The Longest Walk 2

By Nick Smirnoff Contributing Writer
Tehachapi News, MARCH 11, 2008

“The Longest Walk is an Indian Spiritual Walk, a historical walk, and it is a walk for educational awareness to the American and world communities about the concerns of American Indian people. We are walking to protect sacred sites in our country. We are walking to promote positive change in our world.”

This is the manifesto of hundreds of Native Americans who rallied in San Francisco last month as they began a nationwide walk from the west coast to Washington, D.C. At the conclusion of the rally, walkers split into two groups, one following a northern route, and another headed south.

On Feb. 28, 19 days into the five month, 4,400 mile walk, a group of more than 80 walkers following the southern route, arrived at La Paz, in Keene, for a day of rest and spiritual renewal.

The walk's organizer and leader, Richard J. Banks, was a long-time friend of Unified Farm Worker activist Caesar Chavez. In addition to meditating and resting, walkers also had a chance to learn the history of La Paz, and the struggles of it’s founder during his organizational efforts on behalf of migrant farm workers. Banks and Chavez’ son, Paul, shared many stories with the walkers as they toured the grounds.

Leaving La Paz Saturday morning, the walkers continued up Woodford-Tehachapi Road, chanting and beating drums as they picked up roadside trash in a symbolic gesture of triumph over the pollution that threatens to engulf Mother Earth. Comprised of a large number of international walkers, they hail from Japan, Poland and Australia, as well as Native Americans, and a mix of cultural heritage.

The average pace is 15 to 20 miles a day, and after quickly reaching the summit, the walkers passed through Golden Hills and continued to the United Methodist Church.

After holding a prayer circle, the walkers set up tents and sleeping bags and prepared for a catered meal of traditional Native American fare. Buffalo stew and Indian fry bread was served by Tehachapi resident and Native American brother, Mano Lujan, of Red House BBQ.

Originally, the walkers planned to continue through the Tehachapi Valley, up over Oak Creek Pass, and into the Antelope Valley. The plan changed when it was learned that Native Americans living in the New Orleans area are still trying to recover from Hurricane Katrina. A group of runners was designated to pick up the pace, so that the group can spend an additional two days helping those Native Americans in Louisiana.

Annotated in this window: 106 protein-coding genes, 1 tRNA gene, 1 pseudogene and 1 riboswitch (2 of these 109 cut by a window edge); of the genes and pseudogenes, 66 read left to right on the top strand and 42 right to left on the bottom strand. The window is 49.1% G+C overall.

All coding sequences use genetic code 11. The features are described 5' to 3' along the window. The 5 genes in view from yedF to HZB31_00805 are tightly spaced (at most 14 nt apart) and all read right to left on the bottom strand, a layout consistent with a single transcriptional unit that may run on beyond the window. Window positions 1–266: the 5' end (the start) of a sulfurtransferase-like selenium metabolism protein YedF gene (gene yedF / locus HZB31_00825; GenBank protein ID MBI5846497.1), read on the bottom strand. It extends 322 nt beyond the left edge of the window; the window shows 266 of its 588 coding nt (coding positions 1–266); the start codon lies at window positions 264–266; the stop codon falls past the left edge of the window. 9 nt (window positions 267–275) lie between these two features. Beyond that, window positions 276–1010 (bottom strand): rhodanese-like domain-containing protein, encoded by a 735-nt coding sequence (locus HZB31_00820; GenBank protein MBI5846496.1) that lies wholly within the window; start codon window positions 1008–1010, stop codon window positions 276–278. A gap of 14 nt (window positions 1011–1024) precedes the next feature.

As Sunday dawned in Tehachapi, the remaining walkers were transported by vehicles to Lone Wolf, a Native American camp in Yucca Valley, where they would continue walking and the runners could catch up.

The 4,400 mile journey will end in Washington, D.C. in early July of this year. Both the northern and southern groups will be joined by another large group of supporters for a spiritual and informational summit near the White House. This will be followed by political lobbying in the halls and offices of Congress, in a effort to stop the desecration of Native American burial sites, and to get additional Federal support to protect Mother Earth from the out-of-control trend of destruction of her natural resources.

This outcry to protect Mother Earth and to respect all living things led to a similar walk, which took place in 1978. 30 years ago, it also was known as the Longest Walk. The effort led to many promises by Federal legislators, but it has become necessary for a new generation of walkers to hold the Longest Walk 2.

The 1978 walk led to passage of the Native American Act, but supporters believe there are still many issues to be addressed. This time they walk not only to remind Washington of their concerns, but also to ask why many of the promises made by government officials 30 years ago have met with limited success.

To check the walker’s progress and for additional information visit



Reprinted as an historical reference document under the Fair Use doctrine of international copyright law.